Tortilla Soup Savors Latino Culture

Aaahhh...Tortilla Soup.

I say that not only because I love the dish, which I do, but because there's something very gratifying about a new feature film of the same name.

Tortilla Soup, the movie, is about the love of food, the love of family and, well, the love of love. More specifically, it's about an aging chef who finds that he's starting to lose control of his life and, in particular, his three daughters.

Because I'm not a food or film critic, this commentary isn't so much about the movie's culinary or artistic merits -- though I'd recommend the film to anyone. Instead, I'm hoping that moviegoers will take note of the groundbreaking aspects of the picture, which opens this week in New York.

Tortilla Soup breaks new ground by providing non-Hispanics with a new perspective on American Latino culture. The film depicts a typical middle-class Latino family coping with the normal crises of life. Growing up. Getting old. Breaking up. Moving on.

If you haven't heard of the film, Tortilla Soup is an adaptation of the Ang Lee movie, Eat Drink Man Woman, and it stars Emmy winner Hector Elizondo and a predominantly Latino cast, including Paul Rodriguez, Elizabeth Peña and Raquel Welch. (Yes, Raquel Welch is half-Latina. Her mother was Irish and her father Bolivian.)

What Tortilla Soup does is provide Elizondo and Peña something easier to swallow than the usual roles offered to Latino actors. You know the type: Drug dealer. Horse thieves. Landscaper. Maid. Still, Elizondo has built a great career in Hollywood by being able to avoid such roles.

It is true that if you visit the barrios of most major cities in the U.S., you'll find impoverished neighborhoods and evidence of gang activity. But those aren't the only stories to be told or the only neighborhoods where Latinos live.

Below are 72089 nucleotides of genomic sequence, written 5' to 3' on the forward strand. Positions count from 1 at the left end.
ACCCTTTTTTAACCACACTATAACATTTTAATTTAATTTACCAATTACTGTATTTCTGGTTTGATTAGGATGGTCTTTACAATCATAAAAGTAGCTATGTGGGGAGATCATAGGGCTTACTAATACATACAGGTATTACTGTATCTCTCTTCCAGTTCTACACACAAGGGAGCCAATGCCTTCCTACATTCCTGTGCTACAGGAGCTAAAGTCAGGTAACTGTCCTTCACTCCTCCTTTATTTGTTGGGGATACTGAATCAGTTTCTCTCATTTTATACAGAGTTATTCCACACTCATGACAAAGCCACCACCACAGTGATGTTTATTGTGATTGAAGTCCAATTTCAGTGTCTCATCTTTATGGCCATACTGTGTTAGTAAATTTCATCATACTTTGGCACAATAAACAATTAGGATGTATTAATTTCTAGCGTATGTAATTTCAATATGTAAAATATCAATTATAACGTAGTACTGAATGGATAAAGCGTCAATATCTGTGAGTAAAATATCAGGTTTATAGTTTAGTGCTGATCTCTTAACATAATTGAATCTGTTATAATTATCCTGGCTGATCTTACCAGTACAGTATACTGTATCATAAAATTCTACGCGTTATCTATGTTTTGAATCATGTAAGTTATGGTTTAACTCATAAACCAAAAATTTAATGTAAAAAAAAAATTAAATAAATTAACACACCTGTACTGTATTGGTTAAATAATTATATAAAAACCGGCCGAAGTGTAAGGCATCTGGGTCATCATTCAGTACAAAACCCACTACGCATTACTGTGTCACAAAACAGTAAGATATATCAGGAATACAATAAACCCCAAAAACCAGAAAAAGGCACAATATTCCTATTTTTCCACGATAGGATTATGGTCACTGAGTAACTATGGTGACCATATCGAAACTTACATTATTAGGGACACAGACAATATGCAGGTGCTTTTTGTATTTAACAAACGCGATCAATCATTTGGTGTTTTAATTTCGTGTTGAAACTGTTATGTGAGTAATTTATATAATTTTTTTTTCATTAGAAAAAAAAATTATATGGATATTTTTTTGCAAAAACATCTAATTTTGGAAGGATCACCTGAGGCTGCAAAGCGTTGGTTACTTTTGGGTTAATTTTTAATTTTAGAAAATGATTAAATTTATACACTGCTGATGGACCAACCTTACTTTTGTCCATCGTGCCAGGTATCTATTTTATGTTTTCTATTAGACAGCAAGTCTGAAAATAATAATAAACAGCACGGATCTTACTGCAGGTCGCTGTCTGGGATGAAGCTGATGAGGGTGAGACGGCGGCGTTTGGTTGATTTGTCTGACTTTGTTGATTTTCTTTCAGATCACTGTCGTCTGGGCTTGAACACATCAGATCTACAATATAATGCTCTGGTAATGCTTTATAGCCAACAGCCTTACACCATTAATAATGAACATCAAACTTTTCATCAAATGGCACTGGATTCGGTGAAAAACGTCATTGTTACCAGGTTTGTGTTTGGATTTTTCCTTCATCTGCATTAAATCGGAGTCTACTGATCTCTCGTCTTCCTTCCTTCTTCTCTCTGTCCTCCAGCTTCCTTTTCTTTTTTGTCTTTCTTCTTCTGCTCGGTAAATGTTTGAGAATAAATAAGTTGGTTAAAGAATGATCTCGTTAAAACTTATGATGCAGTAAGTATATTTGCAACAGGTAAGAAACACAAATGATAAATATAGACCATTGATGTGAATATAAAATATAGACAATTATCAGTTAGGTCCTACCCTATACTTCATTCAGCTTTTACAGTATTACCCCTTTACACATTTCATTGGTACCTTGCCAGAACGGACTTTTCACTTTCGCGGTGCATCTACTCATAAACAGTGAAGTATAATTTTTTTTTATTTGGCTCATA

The Latino community is as full of life's dramatic and comic flair as any other in America. And despite the usual images that Hollywood and the news media offer up to the public via the small and big screens, most of us spend our everyday lives, not shooting each other in the streets over drug deals gone bad, but simply raising our families, working, paying taxes and putting food on the table.

The reason negative depictions of the Latino community permeate mainstream news and entertainment media is because we're not telling the stories and playing the parts.

According to a recent report by the Screen Actors Guild, there was more ethnic diversity in American TV and film roles last year than ever before. But the business is still overwhelmingly dominated by white actors, who get more than three out of every four TV and film roles. Last year, Latino actors were picked for just under 5 percent of the roles, even though Hispanics are now 12 percent of the total U.S. population.

Those numbers are unacceptable. And it's the dearth of Latino film roles that makes Tortilla Soup so unique. While the story it tells is universal -- remember it originally was based on a script about a Chinese family -- it's also an authentic slice of Latino life.

Go see Tortilla Soup. Savor my cultura. Then tell Hollywood you're hungry for more.

James Garcia is editor and publisher of

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